Peer-to-peer lender Social Finance (SoFi) secured $80 million in funding from Discovery Capital Management, entrepreneur Peter Thiel and Wicklow Capital, the company announced today, which will be dedicated to expanding its student loan refinancing program and offering other loan products. SoFi CEO Mike Cagney said peer-to-peer mortgages are next on the priority list.
“That money is going to first and foremost spearhead our launch into the mortgage space,” Cagney said. “I think one of the biggest things that we’re doing is we’re working on delivering a robust product set to a population that isn’t banked, that quite frankly doesn’t want to be banked.”
He’s talking about millennials and some younger members of Generation X — people who are roughly 20 to 40 years old. SoFi appeals to this group by offering a variety of student loan refinancing options, unemployment protection for its borrowers and career support, all from a website designed to be used on mobile devices.
Advancing the Loan Experience
SoFi started in 2011 and has funded $450 million in student loans (the vast majority of that is refinancing, but SoFi offers some loans to students still in school). The company refinances loans from any education level but focuses on graduate student loans, as they carry higher interest rates than undergrad loans, and tuition for grad programs tends to be more expensive in the first place. The program started refinancing Stanford students’ loans but now serves graduates from more than 2,200 institutions. SoFi has more than 5,000 members, about 4,500 of which are borrowers.
Peer-to-peer lending is pretty self-explanatory: Instead of going to a traditional financial services provider, you reach out to a network of people who are willing to invest in others’ loans. With SoFi, a lot of those people are alumni of the colleges attended by the student loan borrowers.
A borrower doesn’t need alumni to cover his or her entire loan, but Cagney said the institutional connections strengthen the network. Say you go to XYZ University and need to refinance your student loans, but there aren’t a ton of XYZ alumni who are SoFi members. Maybe 5% of your loan will come from XYZ alumni investments, the rest comes from SoFi, and SoFi then reaches out to other XYZ alumni to back the loan.
SoFi offers fixed interest rates between 4.99% and 6.74%, depending on repayment terms and a borrower’s credit standing. The company will consolidate federal and private loans.
One of the biggest issues with the existing student loan structure is the difficulty struggling borrowers face when trying to refinance their loans to make them more affordable. It’s extremely difficult to discharge student loans in bankruptcy, and private student loans have very few protections for borrowers who fall on hard times. For students who entered loan repayment between Oct. 1, 2010, and Sept. 30, 2011 (fiscal 2011), 10% had defaulted on their loans by Sept. 30, 2012.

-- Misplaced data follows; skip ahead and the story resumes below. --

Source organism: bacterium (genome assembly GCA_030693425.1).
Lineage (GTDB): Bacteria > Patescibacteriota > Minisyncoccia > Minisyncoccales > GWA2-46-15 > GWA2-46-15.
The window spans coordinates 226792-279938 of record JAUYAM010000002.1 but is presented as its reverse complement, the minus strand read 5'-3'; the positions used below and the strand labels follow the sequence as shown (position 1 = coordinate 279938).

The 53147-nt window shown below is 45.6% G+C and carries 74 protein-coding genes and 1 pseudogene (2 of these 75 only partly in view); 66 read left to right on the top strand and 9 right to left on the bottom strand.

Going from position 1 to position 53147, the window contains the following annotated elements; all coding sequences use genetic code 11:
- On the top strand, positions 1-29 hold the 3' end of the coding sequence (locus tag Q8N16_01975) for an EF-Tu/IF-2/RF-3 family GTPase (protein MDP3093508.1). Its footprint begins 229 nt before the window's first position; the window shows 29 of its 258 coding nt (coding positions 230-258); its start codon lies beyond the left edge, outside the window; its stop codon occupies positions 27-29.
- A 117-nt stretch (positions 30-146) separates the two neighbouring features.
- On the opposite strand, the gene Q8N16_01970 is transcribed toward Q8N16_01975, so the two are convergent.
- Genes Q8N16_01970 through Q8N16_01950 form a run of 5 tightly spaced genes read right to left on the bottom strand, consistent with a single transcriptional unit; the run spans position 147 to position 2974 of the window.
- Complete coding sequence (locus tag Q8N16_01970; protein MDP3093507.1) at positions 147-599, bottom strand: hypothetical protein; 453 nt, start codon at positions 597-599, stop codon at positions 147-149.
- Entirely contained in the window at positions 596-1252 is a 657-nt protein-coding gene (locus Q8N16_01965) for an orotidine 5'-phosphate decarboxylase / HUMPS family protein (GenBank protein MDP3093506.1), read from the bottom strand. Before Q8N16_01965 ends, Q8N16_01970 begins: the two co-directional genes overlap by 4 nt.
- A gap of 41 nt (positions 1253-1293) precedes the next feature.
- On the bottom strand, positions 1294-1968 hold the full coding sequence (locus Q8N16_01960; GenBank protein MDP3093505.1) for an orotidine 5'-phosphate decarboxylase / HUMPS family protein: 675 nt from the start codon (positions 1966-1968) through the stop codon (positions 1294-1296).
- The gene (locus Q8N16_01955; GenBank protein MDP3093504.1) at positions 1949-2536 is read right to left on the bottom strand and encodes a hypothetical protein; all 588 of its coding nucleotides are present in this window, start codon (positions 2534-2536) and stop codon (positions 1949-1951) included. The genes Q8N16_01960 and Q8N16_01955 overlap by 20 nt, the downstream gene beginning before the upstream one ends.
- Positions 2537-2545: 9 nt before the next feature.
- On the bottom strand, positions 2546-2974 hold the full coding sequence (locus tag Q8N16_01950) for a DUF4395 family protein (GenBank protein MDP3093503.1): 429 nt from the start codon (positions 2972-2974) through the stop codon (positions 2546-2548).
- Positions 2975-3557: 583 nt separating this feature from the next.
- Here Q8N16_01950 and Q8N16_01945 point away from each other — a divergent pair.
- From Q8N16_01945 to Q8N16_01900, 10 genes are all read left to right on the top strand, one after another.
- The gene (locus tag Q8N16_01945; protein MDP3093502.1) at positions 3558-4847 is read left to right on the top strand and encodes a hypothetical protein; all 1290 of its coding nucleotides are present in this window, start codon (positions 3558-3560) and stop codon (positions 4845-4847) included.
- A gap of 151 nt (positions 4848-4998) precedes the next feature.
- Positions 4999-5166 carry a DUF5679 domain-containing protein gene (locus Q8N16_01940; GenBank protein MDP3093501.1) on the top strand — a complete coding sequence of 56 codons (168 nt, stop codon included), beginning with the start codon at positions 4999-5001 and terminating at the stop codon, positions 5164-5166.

That’s 10% of about 4.74 million borrowers, so 475,538 were in default. Of course, SoFi is dealing with many fewer borrowers — they have about 4,500 at this point — but the number of delinquent borrowers is considerably better: one. You read that right: Only one of SoFi’s 4,500 borrowers is 30 days past due. There are no loans that fall into the 60- or 90-days-past-due categories.
Cagney attributes that to a few things: SoFi has a community atmosphere where borrowers really don’t want to let down investors and alumni (who would see if a borrower is late making payments or defaults), refinancing reduces the cost of loans (borrowers save an average of $9,400) and SoFi helps its borrowers get back to work if they lose their jobs.
SoFi offers forbearance like other lenders — you put payments on hold but the loan still accrues interest — but has also helped re-employ about 20 borrowers who lost their jobs after entering repayment with SoFi. It also has an entrepreneur program that allows borrowers to defer loans for up to six months while starting a business. They also have access to SoFi investors and can tap a network of mentors for help creating a business plan and navigating the beginnings of running a startup.
SoFi’s success thus far seems to be rooted in something most people don’t associate with student loans: emotion. Perhaps they’re onto something with their mix of lending and warm fuzzies.
“I think, at the end of the day, what we’re really trying to do is bring community banking back,” Cagney said. He spoke from the perspective of the community: “I pull capital in and pull capital out from a group of folks I know, I like, I trust. I’m borrowing from people who believe in me.”
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